I visited an escort recently and simply watched her touch herself while I masturbated. I ejaculated on her breasts but did not touch her.

When I arrived in the room I placed the envelope with the money on a small leather seat that probably had been used to have sex on as the room was very small and aside from the bed, there was just this piece of furniture. I noticed my hand touched the seat and I have small cuts on my hands because I wash them a lot and I have exczema as well.

If there had been semen or vaginal fluid or even blood from either the escort or a previous client on the seat, could I have caught hiv through a cut on my hand? Also, I started masturbating pretty much straight away so could the virus have gone from my hand to my penis and inside my urethra?

About an hour later, my daughter was in my car and when I stopped to buy gas, she climbed into the front seat and up onto the dashboard, and rested her legs on the steering wheel. I saw that her ankle was bleeding and worried that seeing that I had been holding the steering wheel, maybe the virus could have gone in her cut on her ankle. I did not have the chance to wash my hands after leaving the escort, so if the virus was on my hands, it would have been on the steering wheel.

I'm really worried and I wash my hands all the time now and so often have small cuts and worry when I touch things in the house and then my family touches them straight after or they touch my hands.

Thanks for your advice.
Hi there, and thanks a lot for contacting the AIDS Vancouver Helpline for your HIV/AIDS related health information. It sounds like you are concerned about your risk of HIV transmission after having touched some furniture that could have contained bodily fluids and then masturbated yourself.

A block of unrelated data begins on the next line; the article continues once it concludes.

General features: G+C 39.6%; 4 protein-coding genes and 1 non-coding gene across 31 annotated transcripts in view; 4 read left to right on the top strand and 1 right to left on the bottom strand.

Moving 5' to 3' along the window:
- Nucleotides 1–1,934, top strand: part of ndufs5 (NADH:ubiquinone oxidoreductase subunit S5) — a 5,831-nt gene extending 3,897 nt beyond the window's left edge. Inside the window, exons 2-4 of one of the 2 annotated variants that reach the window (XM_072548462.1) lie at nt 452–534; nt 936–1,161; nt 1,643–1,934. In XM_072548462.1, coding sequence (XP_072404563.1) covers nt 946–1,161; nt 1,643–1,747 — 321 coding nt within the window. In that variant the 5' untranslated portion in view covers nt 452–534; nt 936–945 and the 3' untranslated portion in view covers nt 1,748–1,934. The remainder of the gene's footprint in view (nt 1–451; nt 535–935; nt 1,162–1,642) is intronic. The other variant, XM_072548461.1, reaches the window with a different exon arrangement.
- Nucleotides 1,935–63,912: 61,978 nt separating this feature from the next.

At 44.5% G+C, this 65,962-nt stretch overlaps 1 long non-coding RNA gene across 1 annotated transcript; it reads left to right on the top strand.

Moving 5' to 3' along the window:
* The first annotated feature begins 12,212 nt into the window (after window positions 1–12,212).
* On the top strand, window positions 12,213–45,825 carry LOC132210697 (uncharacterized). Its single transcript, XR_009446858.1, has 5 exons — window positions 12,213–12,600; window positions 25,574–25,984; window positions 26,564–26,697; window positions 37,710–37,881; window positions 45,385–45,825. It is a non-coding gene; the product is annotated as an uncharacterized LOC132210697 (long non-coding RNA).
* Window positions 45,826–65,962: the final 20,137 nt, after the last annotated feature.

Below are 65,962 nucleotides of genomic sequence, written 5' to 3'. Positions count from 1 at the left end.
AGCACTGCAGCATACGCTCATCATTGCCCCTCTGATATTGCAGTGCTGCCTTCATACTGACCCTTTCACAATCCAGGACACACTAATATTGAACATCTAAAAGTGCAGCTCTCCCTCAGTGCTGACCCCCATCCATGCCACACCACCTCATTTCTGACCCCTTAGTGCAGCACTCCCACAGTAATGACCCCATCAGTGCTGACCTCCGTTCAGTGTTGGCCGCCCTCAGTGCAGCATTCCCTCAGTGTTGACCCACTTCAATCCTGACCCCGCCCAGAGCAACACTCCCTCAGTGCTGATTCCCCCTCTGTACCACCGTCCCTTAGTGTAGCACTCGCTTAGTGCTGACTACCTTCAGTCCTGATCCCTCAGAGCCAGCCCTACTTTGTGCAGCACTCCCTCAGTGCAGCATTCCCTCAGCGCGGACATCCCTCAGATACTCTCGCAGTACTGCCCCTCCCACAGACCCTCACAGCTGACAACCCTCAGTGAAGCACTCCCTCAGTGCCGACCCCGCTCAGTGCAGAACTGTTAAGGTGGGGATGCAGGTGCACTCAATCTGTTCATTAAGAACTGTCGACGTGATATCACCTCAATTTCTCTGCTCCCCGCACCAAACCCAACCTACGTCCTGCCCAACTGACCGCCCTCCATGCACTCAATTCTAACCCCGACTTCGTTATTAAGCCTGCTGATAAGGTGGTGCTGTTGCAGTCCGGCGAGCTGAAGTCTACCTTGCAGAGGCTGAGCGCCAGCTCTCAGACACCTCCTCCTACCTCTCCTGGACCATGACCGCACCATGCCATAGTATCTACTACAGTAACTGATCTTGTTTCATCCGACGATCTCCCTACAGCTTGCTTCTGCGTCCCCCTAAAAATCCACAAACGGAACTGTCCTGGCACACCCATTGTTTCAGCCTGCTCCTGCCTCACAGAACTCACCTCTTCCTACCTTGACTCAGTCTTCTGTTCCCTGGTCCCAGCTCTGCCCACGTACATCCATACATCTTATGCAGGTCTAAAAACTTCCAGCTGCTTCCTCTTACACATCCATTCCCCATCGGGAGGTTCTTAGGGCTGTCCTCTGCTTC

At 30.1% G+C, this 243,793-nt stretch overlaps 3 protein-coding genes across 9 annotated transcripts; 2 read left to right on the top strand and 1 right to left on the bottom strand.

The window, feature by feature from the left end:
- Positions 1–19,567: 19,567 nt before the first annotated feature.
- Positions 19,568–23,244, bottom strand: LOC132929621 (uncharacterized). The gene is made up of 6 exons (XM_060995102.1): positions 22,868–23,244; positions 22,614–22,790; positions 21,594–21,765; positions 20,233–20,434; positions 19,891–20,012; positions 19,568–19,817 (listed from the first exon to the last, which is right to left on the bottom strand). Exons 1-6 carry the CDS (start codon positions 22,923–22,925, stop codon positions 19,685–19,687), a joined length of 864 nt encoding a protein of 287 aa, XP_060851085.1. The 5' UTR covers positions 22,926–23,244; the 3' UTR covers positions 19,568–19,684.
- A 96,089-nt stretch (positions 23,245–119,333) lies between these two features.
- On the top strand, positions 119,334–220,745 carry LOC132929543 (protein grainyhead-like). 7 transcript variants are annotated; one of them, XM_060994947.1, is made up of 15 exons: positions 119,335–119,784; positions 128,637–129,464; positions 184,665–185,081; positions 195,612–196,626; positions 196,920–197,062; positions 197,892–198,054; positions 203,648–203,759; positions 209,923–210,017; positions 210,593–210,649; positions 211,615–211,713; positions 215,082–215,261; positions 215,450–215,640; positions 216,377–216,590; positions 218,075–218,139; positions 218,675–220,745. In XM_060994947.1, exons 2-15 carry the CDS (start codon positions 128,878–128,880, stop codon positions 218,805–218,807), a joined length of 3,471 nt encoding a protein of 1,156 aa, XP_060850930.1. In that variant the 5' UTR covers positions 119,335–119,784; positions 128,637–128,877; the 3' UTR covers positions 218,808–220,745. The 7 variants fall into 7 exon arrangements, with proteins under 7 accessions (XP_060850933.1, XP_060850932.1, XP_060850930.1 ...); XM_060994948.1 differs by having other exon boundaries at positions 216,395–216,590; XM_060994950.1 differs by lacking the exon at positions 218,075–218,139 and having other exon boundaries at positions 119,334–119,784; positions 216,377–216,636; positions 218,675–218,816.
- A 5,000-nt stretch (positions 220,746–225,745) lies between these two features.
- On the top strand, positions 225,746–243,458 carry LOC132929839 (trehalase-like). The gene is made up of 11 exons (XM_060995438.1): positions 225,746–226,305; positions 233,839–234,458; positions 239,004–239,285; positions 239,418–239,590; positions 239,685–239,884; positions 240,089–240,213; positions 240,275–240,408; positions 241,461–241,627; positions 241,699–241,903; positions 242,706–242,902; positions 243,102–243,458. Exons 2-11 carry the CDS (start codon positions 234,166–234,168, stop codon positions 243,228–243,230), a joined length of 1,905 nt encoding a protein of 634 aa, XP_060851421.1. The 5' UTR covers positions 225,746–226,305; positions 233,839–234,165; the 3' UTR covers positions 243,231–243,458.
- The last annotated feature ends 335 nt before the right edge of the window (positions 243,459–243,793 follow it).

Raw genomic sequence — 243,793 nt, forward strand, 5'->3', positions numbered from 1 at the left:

The situation that you have described is a No Risk situation. This means that to our knowledge, none of the practices in this category have ever been demonstrated to lead to HIV infection. Why?

* HIV needs a human host to survive. Once HIV is outside of the human body (on furniture, your hand or steering wheel) and exposed to oxygen, it can no longer transmit.

* HIV is a human-to-human virus. HIV cannot be given to you by an object. For example, a steering wheel, or a chair.

* HIV needs direct access to the bloodstream. The superficial cuts on your hands are not deep enough to provide access to the bloodstream. The cuts would have to be actively bleeding and in need of stitches to potentially provide access to the bloodstream. From my understanding of the situation, this was not so.

I would encourage you to check out the following resources for more information about HIV:

  • Smart Sex Resource

  • Risk Assessment Chart

  • The Body

  • Thanks again for contacting the AIDS Vancouver Helpline.


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